• Ying and Yang
    (selection of Asian music)[6][22]
  • Ying and Yang
    (selection of Asian music)[6][22]
  • Dirty Boogie
    by Brian Setzer
  • Ying and Yang
    (selection of Asian music)[6][22]
  • La Primavera
    by Sasha
  • Cool Runnings
    by Hans Zimmer, Ernie Freeman

Competitive highlightsEdit

GP: Grand Prix; CS: Challenger Series; JGP: Junior Grand Prix

Seasons: 2007–2008 to presentEdit

Event 07–08 08–09 09–10 10–11 11–12 12–13 13–14 14–15 15–16 16–17 17–18
Olympics 8th
Worlds 32nd 25th 25th 15th 20th 11th 14th 29th
Europeans 13th 15th 11th 15th 10th 6th 6th WD
GP Bompard 6th 10th 7th
GP Cup of China 9th 7th WD
GP NHK Trophy 10th WD
GP Rostelecom Cup 7th WD
GP Skate Canada WD
CS Autumn Classic 7th
CS Finlandia WD
CS Ice Star 10th
CS Nebelhorn 5th
CS Tallinn Trophy 4th
Universiade 1st
Challenge Cup 5th 5th
Cup of Nice 6th 5th 4th 3rd 4th 3rd
Finlandia Trophy 5th 8th
Golden Spin 7th 5th
Ice Challenge 1st
Nebelhorn Trophy 15th 9th 3rd 10th
Nepela Trophy 5th 3rd
NRW Trophy 2nd 3rd 4th
Seibt Memorial 1st
Toruń Cup 3rd 2nd
German Champ. 2nd 1st 2nd 1st 1st 1st 1st WD WD 1st 2nd
Team events
Olympics 8th
TBD = Assigned; WD = Withdrew

Seasons: 1999–2000 to 2005–2006Edit

International: Junior[26]
Event 99–00 01–02 02–03 03–04 04–05 05–06
Junior Worlds 13th
JGP Germany 4th
JGP Hungary 10th
JGP Italy 14th
JGP Japan 4th
JGP Mexico 8th
JGP Poland 11th
JGP Slovakia 12th
JGP Slovenia 10th
Dragon Trophy 3rd J
German Champ. 1st N 1st J 5th 5th 6th
Levels: N = Novice; J = Junior


  1. ^ "Peter LIEBERS: 2017/2018". International Skating Union.
  2. ^ a b c d "Peter LIEBERS". Organizing Committee of the XXII Olympic Winter Games. Archived from the original on 20 March 2014.CS1 maint: unfit url (link)
  3. ^ a b c "Peter LIEBERS: 2014/2015". International Skating Union. Archived from the original on 23 May 2015.CS1 maint: unfit url (link)
  4. ^ "Peter Lieber's Son". Twitter. IFS Magazine. Retrieved 9 May 2015.
  5. ^ "Congratulations". Facebook. International Figure Skating. Retrieved 12 May 2015.
  6. ^ a b c d e Mittan, Barry (3 June 2008). "Lucky Thirteen for Germany's Liebers". SkateToday.
  7. ^ "Kreuzbein-Bruch bei Eiskunstlauf-Meister Liebers" [Liebers broke his sacrum] (in German). 9 June 2011. Archived from the original on 21 July 2011.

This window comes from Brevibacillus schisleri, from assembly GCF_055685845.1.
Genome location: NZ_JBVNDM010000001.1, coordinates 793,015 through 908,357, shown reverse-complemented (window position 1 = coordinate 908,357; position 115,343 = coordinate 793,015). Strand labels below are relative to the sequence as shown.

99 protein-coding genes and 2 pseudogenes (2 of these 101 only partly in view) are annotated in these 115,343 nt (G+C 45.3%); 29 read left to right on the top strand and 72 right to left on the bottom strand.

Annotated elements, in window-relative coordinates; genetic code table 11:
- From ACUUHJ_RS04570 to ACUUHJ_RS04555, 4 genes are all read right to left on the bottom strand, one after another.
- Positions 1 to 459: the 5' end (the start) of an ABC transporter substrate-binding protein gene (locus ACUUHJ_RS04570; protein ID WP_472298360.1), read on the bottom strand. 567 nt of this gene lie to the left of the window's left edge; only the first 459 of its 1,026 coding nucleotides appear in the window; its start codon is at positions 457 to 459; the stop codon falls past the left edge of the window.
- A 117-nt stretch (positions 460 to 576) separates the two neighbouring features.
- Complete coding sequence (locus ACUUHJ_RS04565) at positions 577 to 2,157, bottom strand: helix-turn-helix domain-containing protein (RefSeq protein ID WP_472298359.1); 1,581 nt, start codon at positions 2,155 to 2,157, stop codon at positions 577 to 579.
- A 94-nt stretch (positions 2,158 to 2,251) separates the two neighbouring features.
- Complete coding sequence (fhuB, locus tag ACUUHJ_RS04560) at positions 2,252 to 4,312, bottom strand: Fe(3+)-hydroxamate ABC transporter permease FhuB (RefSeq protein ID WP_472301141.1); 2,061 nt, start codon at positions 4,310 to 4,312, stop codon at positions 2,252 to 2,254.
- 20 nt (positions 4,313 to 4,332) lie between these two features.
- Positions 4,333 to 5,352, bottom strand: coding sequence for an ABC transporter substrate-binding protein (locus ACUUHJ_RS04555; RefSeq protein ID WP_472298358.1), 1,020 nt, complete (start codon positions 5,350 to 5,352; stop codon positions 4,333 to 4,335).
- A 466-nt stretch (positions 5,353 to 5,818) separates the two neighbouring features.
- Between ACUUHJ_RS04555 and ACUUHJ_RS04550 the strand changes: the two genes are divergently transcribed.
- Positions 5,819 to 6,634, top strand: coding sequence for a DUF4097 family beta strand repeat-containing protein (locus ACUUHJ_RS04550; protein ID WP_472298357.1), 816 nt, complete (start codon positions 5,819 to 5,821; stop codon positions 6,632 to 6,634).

8. ^ a b c Golinsky, Reut (6 February 2014). "Peter Liebers: "The hard work has paid off"". Absolute Skating.
  9. ^ a b "Peter Liebers mit Schulterbruch" [Peter Liebers breaks shoulder] (in German). Der Tagesspiegel. Deutsche Presse-Agentur. 1 September 2014. Archived from the original on 3 September 2014.
  10. ^ "Eiskunstläufer Liebers sagt Grand Prix in Kanada ab" [Figure skater Liebers withdraws from Grand Prix in Canada] (in German). 20 October 2015. Archived from the original on 20 October 2015.
  11. ^ "Peter Liebers sagt Start bei DM in Essen ab" [Peter Liebers withdraws from German Championships in Essen]. Deutsche Presse-Agentur (in German). 8 December 2015.
  12. ^ "Saison für Berliner Eiskunstläufer Liebers beendet - Fentz zur EM" [Peter Liebers' season over - Fentz to the European Championships]. Deutsche Presse-Agentur (in German). 20 December 2015.
  13. ^ "Eiskunstläufer Liebers muss operiert werden - Keine WM" [Figure skater Liebers has to undergo surgery - no World Championships]. Deutsche Presse-Agentur (in German). Süddeutsche Zeitung. 22 February 2016. Archived from the original on 27 February 2016.
  14. ^ "Peter LIEBERS: 2016/2017". International Skating Union. Archived from the original on 1 June 2017.CS1 maint: unfit url (link)
  15. ^ "Peter LIEBERS: 2015/2016". International Skating Union. Archived from the original on 27 May 2016.CS1 maint: unfit url (link)
  16. ^ "Peter LIEBERS: 2013/2014". International Skating Union. Archived from the original on 21 June 2014.CS1 maint: unfit url (link)
  17. ^ "Peter LIEBERS: 2012/2013". International Skating Union. Archived from the original on 18 March 2013.CS1 maint: unfit url (link)
  18. ^ "Peter LIEBERS: 2011/2012". International Skating Union. Archived from the original on 28 January 2012.CS1 maint: unfit url (link)
  19. ^ "Peter LIEBERS: 2010/2011". International Skating Union. Archived from the original on 18 July 2011.CS1 maint: unfit url (link)
  20. ^ "Peter LIEBERS: 2009/2010". International Skating Union. Archived from the original on 19 October 2009.CS1 maint: unfit url (link)
  21. ^ "Peter LIEBERS: 2008/2009". International Skating Union. Archived from the original on 1 July 2009.CS1 maint: unfit url (link)
  22. ^ a b c "Ying Yang music". Archived from the original on 18 March 2012.
  23. ^ "Peter LIEBERS: 2007/2008". International Skating Union. Archived from the original on 7 June 2008.CS1 maint: unfit url (link)
  24. ^ "Peter LIEBERS: 2005/2006". International Skating Union. Archived from the original on 22 June 2006.CS1 maint: unfit url (link)
  25. ^ "Peter LIEBERS: 2004/2005". International Skating Union. Archived from the original on 8 March 2005.CS1 maint: unfit url (link)
  26. ^ a b c d "Competition Results: Peter LIEBERS". International Skating Union.

External linksEdit

  Media related to Peter Liebers (figure skater) at Wikimedia Commons